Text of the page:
TARP REFORM AND ACCOUNTABILITY ACT OF 2009 -- (Extensions of Remarks - January 21, 2009)
The House in Committee of the Whole House on the State of the Union had under consideration the bill (H.R. 384) to reform the Troubled Assets Relief Program of the Secretary of the Treasury and ensure accountability under such Program, and for other purposes:
Mr. RYAN of Wisconsin. Mr. Chair, the Emergency Economic Stabilization Act of 2008, passed last October, not only granted the Treasury the authority to use $350 billion in public funds to prevent a collapse of the financial system, but it also greatly expanded the Federal Reserve's policy toolkit in addressing the crisis through a somewhat obscure, but important, provision of the legislation. The bill authorized the Fed to begin paying interest on the reserves that commercial banks hold with the central bank. This ability has essentially allowed the Fed to establish a "floor'' for the federal funds rate, the main lever of its economy-wide monetary policy stance, even while it greatly expands the provision of liquidity to various segments of the financial markets to address the crisis. To this end, the Fed has been increasing the asset side of its balance sheet through a variety of lending facilities and asset purchases. The scope of its lending has also been amplified by frequently invoking emergency powers under the Federal Reserve Act's "unusual and exigent circumstances'' clause, which it has used to justify lending to important, non-depository financial institutions.
The Fed has made it clear that it will continue to expand its balance sheet to make sure that credit is available to consumers and small businesses and the integrity of the overall financial system is preserved. In recent months, for instance, the Fed has established new and innovative lending facilities intended to boost the flow of funding to the commercial paper market and key asset-backed security markets, it has committed itself to purchasing billions of mortgage-backed securities in order to keep mortgage rates low for the health of the housing market, and it has continued to play a key role in providing assistance to systemically important financial institutions. These actions on the part of the central bank have, in fact, come very close to replicating the original intent of the TARP program. And these actions, along with the deployment of the initial $350 billion of TARP funding, have shown signs of being effective--the economy is still in a precarious state, but a systemic, and catastrophic, collapse of our financial and credit markets has been avoided.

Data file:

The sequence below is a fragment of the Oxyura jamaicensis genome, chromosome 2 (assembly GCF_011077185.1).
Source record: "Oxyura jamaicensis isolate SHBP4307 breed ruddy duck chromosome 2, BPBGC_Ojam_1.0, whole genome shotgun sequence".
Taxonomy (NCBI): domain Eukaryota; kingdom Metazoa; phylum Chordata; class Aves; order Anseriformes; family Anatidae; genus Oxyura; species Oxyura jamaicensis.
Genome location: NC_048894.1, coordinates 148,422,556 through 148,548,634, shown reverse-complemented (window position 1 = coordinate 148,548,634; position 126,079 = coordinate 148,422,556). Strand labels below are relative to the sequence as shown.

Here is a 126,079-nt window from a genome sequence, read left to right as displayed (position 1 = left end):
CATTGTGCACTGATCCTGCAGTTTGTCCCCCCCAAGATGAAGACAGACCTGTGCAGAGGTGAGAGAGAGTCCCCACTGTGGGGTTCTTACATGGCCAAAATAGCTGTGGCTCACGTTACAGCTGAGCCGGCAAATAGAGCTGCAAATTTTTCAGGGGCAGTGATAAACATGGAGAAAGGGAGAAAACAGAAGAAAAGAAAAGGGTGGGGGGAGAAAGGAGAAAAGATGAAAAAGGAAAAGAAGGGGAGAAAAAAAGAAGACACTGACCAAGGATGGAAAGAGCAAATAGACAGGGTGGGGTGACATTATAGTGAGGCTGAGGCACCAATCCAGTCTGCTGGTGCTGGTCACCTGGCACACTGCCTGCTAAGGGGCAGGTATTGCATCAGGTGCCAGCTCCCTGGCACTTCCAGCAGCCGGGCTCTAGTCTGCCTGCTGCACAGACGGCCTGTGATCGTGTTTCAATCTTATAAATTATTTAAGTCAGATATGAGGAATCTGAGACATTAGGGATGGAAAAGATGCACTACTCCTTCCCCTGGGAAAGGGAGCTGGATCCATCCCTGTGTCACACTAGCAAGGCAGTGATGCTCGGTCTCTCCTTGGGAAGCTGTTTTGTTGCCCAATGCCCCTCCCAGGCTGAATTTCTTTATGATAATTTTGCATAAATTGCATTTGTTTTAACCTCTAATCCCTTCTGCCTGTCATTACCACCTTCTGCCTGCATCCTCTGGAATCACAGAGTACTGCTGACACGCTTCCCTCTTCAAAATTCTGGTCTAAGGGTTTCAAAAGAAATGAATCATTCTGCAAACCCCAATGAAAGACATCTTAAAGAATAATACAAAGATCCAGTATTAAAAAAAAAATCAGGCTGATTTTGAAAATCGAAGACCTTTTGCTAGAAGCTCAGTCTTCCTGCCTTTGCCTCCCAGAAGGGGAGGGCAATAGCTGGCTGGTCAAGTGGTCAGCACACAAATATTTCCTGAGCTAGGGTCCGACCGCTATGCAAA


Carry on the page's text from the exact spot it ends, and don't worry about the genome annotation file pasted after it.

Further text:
My fear is that the second $350 billion in TARP funding will go far beyond the original mission of preserving overall financial market stability, and instead will be used to fund a heavy-handed, neo-industrial policy. Various industries have already marshaled their lobbyists for a claim on these public dollars. And with our Federal budget expected to reach historic levels this year, we cannot risk more public funds to be squandered.
In light of the Fed's vastly expanded policy options for addressing key sources of market turmoil going forward and their relative effectiveness--combined with the very real risk that more TARP funding will be used for an industrial policy--I am voting against the release of the second half of TARP funds. Although I am concerned about the Fed moving into new and expanded policy territory, that concern is temperer by the fact that the Fed is relatively insulated from politics and lobbyists and is more singularly focused on the stability and health of the financial system, which was my foremost reason for approving the original TARP funding last October.